Shakespeare called jealousy the green-eyed monster, but it’s my Ghost Cat’s baby blues that have me coveting cuddles.
My sky-eyed kitty likes me well enough when it’s time for a shoulder ride, but when she’s looking for couch comfort my lap just won’t do. When it’s time to relax in the living room my little Ghost Cat prefers to do her purring on my husband.
She’s gotten so comfortable on him that she even missed greeting me at the door once last week, content to stretch out on his apparently comfortable legs, watching Investigation Discovery instead of going through her regular routine of welcoming me home.
Normally when I approach the house her sweet little head pops out of the cat door and she purrs, crouching into the best position from which to spring up onto my shoulders as I come through the door. When she failed to come find me I honestly thought something was wrong. I rushed into the house calling "Ghosty Giggles?" only to find her couch potatoing with my guy. She didn’t even get up.
I can admit I felt a little pang of jealousy. Ghost Cat occupies a special position among my pets in my heart and in my house. She was the first pet of my adult life, and I always tell her that she is my special little cat queen.
My husband always makes sure to mockingly scold me when when I seem to favor Ghost Cat front of the other pets.
"Don’t say that in front of Specter," he says. "You’ll give her a complex."
Despite his protests of the sweet nothings I whisper to Ghosty, he’s the one that’s more likely to be doing physiological damage with his comments. My husband routinely ranks our pets in order of who is annoying him the least at the time.
"Specter, you’re my favorite pet because you don’t whine," he’ll say if Ghost Cat is meowing.
"GhostBuster,” he’ll say to the dog, “You’re my favorite pet because you because you let us sleep through the night."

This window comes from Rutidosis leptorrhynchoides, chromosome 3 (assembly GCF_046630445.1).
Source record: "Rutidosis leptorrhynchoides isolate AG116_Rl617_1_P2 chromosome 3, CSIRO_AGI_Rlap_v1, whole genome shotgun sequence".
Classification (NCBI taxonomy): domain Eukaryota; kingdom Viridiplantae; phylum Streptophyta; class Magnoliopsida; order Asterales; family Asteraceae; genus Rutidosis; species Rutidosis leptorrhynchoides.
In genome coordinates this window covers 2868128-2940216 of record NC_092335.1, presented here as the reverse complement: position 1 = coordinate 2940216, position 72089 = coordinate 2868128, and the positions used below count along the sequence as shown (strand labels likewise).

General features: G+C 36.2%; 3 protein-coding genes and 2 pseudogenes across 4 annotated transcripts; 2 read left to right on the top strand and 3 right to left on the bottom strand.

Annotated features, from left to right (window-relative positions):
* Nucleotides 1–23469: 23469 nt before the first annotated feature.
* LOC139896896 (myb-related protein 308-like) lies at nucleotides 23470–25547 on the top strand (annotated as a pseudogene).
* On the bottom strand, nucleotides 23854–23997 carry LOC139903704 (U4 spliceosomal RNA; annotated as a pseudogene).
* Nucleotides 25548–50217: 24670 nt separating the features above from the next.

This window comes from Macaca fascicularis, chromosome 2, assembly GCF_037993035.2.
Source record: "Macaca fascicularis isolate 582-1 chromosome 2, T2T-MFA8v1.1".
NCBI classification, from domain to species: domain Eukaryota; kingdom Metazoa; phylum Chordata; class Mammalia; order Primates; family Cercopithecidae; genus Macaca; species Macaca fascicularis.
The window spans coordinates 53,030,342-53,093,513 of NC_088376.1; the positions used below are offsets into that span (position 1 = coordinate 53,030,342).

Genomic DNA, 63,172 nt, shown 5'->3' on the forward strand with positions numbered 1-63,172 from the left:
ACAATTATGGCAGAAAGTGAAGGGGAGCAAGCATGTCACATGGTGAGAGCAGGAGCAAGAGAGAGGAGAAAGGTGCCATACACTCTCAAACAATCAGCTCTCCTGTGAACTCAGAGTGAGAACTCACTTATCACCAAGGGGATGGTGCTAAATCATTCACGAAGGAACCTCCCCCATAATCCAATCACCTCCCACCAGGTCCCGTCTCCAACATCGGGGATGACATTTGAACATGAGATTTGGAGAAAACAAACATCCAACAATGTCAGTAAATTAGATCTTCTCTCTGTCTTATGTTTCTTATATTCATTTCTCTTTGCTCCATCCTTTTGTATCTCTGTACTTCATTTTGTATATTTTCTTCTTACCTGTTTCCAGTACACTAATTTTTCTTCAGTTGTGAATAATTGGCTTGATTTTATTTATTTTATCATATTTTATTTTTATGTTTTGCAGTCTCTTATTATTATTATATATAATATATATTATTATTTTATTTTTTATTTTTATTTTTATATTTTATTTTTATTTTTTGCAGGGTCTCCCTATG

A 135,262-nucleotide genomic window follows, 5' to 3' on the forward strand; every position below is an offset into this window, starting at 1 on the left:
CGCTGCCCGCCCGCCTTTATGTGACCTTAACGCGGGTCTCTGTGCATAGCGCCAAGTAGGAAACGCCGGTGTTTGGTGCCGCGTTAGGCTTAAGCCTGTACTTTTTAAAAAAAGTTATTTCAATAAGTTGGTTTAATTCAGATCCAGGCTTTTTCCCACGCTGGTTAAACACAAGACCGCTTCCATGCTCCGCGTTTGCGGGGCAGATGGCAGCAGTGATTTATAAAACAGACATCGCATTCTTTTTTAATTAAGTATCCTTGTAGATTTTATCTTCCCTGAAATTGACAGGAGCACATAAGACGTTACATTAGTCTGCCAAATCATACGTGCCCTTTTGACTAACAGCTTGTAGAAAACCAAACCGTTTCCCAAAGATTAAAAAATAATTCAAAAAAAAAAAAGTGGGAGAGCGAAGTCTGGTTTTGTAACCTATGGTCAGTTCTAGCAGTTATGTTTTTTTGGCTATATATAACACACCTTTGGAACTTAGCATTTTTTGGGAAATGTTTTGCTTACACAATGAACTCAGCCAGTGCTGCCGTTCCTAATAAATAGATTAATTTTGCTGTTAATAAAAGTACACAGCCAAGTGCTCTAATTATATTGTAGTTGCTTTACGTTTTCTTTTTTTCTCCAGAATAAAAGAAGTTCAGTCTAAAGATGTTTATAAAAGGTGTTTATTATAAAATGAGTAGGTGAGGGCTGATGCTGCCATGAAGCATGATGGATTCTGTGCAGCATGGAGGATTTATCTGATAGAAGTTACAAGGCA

While Ghost Cat and my husband have always had an off-and-on relationship, lately it’s been more on than off, and she’s been leading the rankings consistently for a solid couple weeks now.
"Ghost Cat, you’re my favorite because you’re so affectionate, and you’re not a jerk like the other two," he jokes.
"She’s just really low-maintenance," he says, more seriously. "If you let her lay in your lap it’s all she wants."
And all I want is for Ghosty to come lay in my lap like she used to, but as long as he’s on the couch I just won’t do. I remember a time when Ghost Cat seemed to prefer my lap and my love, but there’s just something about my husband’s outstretched legs that draw her away from me.
Then one day this week, my husband was working late, so I decided to watch TV from his usual spot on the left side the couch. Without even realizing it, I assumed his usual position – feet up on the coffee table – and soon Ghost Cat was laying on my legs, purring away. I was so happy, treasuring this special moment in which Ghosty had chosen to lay on me above all other available surfaces.
We sat like that for an hour, until my husband’s car pulled in the driveway and Ghost Cat leapt up to go greet him.
For a second I was jealous again, but the feeling faded as I watched my husband walk in the house, scooping up Ghosty to say hello.
I guess there’s enough Ghost Cat love to go around.
Does your cat’s need for affection cause stress, jealousy, or hurt feelings in your relationship? Let us know how you manage to keep the balance between you, your partner, and your cat(s).
About the author: Heather Marcoux is a freelance writer in Alberta, Canada. Her beloved Ghost Cat was once her only animal, but Specter the kitten and GhostBuster the dog make her fur family complete. Heather is also a wife, a bad cook and a former TV journalist. Some of her friends have hidden her feed because of an excess of cat pictures. If you don’t mind cat pictures, you can follow her on Twitter; she also posts pet GIFs on Google +.